Another part of a great game play experience is being aware that you have been a part of the fictional world since you were born. This is conveyed by knowing where things are in the world and knowing who the current leaders are, along with knowing current events. This can be done cleverly by feeding snippets of information in a natural manner during conversations with non-player characters. Some extremely vital information can be revealed in otherwise meaningless banter, just like in the world you're immersed in right now.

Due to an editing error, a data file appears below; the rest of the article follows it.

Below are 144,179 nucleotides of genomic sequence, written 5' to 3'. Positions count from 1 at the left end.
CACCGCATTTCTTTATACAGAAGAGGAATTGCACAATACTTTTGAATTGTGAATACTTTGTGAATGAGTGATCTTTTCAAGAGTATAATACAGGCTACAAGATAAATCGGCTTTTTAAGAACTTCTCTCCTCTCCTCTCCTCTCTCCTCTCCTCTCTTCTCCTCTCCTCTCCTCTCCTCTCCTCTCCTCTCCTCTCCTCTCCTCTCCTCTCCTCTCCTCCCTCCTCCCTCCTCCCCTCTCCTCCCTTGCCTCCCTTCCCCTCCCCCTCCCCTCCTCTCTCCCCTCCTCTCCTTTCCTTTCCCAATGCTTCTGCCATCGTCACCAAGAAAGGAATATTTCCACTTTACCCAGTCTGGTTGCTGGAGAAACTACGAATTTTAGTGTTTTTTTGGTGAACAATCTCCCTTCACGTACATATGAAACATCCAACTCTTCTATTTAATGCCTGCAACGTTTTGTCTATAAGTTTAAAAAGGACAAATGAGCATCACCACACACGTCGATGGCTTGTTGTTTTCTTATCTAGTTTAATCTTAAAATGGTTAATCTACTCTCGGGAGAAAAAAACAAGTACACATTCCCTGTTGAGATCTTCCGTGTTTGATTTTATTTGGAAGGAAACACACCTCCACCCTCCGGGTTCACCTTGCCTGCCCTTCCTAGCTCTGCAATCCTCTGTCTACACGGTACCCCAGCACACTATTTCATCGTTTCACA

One thing that will jolt a role player out of a game is a sudden unwanted conversation with a hastily introduced character who explains where the next local town is and that you have to be careful because there's a war on or some such thing. This is only done in games subnautica free where the maps are updated as you discover places of interest. Making a major city that lies not ten miles from your current position something that you have to discover is ridiculous at best and only suits scenarios where you've been teleported into a new reality or you've lost your memory although the latter should be used sparingly as there are already too many games out there that rely on the character having amnesia. Discovery can be implemented in far more subtle ways by having secret areas within already well-known places and it is this that gives a role-player a sense of discovery.